• What will be in that cocktail, you ask? A mixture of Bulleit rye, a delightful shrub I made out of fresh strawberries, and a little bit of club soda. If you don’t know what a shrub is, Independent cocktail expert Kevin Carlow explains in this informative column from our archives.

• The Trump administration has announced its big testing plan: Leave it up to the states, pretty much!

• Fear of the virus is causing some people to skip needed medical procedures—up to and including forgoing needed organ transplants. The New York Times explains.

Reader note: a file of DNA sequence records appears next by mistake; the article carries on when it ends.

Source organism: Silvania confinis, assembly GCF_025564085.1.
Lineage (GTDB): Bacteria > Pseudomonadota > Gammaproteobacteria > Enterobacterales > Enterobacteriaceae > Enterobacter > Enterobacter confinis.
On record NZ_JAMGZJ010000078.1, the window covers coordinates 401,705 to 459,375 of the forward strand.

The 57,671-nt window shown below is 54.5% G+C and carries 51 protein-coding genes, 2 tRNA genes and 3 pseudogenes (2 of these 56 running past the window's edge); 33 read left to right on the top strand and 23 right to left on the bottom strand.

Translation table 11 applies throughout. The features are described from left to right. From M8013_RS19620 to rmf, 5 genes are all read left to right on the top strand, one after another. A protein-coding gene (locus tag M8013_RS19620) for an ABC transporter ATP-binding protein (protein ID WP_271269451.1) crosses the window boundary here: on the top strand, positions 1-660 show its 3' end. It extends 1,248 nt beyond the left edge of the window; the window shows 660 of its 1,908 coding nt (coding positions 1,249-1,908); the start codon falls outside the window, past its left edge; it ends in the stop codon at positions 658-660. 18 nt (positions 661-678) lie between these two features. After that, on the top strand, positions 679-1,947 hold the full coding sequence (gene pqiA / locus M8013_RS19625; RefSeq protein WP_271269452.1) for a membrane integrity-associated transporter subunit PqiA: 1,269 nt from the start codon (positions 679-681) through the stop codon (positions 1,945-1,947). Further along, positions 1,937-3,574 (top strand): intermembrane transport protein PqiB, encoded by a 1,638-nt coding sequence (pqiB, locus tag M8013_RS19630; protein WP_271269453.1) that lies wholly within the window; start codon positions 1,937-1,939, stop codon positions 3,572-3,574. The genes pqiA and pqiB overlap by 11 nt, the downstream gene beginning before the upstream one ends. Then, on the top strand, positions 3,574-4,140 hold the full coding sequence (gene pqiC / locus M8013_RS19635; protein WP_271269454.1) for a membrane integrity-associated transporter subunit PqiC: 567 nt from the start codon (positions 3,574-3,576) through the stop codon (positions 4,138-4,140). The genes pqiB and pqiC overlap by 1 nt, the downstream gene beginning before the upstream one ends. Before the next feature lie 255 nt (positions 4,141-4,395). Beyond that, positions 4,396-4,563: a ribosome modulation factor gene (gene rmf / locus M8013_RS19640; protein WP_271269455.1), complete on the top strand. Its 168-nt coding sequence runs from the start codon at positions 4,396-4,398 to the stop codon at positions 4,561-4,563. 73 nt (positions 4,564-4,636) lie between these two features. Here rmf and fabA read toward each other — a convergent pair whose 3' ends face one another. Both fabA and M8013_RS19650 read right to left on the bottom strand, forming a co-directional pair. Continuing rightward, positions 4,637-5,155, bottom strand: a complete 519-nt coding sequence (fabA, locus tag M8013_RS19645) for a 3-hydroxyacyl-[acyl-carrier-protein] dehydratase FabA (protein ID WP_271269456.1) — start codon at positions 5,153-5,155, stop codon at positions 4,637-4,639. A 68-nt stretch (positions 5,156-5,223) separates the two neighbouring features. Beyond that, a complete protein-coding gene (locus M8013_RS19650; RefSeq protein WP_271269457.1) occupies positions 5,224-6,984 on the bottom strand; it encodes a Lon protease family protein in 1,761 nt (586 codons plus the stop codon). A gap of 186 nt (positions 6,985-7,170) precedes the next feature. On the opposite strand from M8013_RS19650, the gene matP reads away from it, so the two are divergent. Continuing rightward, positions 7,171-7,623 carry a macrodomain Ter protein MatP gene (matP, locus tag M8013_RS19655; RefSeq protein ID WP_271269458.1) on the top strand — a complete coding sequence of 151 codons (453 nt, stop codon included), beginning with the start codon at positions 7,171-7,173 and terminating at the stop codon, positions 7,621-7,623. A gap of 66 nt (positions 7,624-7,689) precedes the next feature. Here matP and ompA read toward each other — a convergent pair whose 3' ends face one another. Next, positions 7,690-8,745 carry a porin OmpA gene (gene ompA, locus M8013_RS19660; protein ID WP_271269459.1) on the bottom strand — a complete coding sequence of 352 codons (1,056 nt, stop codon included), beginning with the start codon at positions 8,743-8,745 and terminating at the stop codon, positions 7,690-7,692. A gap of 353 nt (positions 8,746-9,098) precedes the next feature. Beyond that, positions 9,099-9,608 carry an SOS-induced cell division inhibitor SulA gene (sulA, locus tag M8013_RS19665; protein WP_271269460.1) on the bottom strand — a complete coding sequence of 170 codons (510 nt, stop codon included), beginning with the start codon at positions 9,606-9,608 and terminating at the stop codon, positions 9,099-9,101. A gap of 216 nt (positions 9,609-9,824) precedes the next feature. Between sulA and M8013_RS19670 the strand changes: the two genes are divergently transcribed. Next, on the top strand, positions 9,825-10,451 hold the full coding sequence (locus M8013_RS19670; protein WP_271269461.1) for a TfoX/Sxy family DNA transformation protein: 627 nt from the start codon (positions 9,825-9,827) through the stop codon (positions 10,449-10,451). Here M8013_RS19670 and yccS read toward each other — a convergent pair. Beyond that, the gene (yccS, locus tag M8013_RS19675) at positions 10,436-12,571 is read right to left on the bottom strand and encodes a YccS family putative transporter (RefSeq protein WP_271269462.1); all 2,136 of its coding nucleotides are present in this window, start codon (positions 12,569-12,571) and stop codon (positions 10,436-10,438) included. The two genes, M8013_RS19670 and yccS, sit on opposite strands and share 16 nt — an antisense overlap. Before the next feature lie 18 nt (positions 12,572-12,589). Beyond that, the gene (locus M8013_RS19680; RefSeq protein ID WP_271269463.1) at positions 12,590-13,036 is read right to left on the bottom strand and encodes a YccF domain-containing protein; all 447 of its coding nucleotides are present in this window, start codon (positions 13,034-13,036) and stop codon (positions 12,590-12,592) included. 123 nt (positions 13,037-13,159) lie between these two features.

• NBC News reveals that the Trump administration is often awarding government contracts not based on merit, and with little to no oversight.

• Man, this pandemic is hurting sooo many businesses … including the drug cartels!

That’s enough for today. Join me, please, in a toast to the brave men and women who have died fighting for this country. Be safe. Wear a mask. If you can spare a buck or two to support fine local journalism like Matt’s museums piece, Kevin’s cocktail-shrub primer and this Daily Digest, please consider becoming a Supporter of the Independent. Oh, and one last thing: Please be kind! We’ll be back tomorrow.

Published in Daily Digest

“There are three ways in which we may rule,” said Charles Aycock, then the soon-to-be governor of North Carolina, to his supporters in 1900. “By force, by fraud or by law. We have ruled by force; we can rule by fraud; but we want to rule by law.”